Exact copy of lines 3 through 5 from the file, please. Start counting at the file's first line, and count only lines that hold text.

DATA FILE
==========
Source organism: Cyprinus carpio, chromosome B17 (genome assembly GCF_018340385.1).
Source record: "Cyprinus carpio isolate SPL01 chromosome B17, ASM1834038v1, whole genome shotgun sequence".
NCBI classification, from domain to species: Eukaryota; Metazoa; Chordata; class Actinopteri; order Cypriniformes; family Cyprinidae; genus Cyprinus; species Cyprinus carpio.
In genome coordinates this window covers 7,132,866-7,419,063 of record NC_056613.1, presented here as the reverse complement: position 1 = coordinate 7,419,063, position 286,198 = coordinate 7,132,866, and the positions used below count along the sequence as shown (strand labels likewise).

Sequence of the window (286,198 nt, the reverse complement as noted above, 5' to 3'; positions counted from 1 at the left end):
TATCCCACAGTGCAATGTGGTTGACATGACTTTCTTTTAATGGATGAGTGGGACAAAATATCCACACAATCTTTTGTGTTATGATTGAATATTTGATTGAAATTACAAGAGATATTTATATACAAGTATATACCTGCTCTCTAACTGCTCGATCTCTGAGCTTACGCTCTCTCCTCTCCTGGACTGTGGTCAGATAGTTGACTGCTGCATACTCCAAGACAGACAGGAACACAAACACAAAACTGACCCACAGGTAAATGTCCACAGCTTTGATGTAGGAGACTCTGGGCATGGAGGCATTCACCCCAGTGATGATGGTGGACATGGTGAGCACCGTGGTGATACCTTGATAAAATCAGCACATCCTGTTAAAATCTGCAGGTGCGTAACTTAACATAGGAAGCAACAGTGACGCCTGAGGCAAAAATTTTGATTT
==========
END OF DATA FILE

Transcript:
NCBI classification, from domain to species: Eukaryota; Metazoa; Chordata; class Actinopteri; order Cypriniformes; family Cyprinidae; genus Cyprinus; species Cyprinus carpio.
In genome coordinates this window covers 7,132,866-7,419,063 of record NC_056613.1, presented here as the reverse complement: position 1 = coordinate 7,419,063, position 286,198 = coordinate 7,132,866, and the positions used below count along the sequence as shown (strand labels likewise).

Sequence of the window (286,198 nt, the reverse complement as noted above, 5' to 3'; positions counted from 1 at the left end):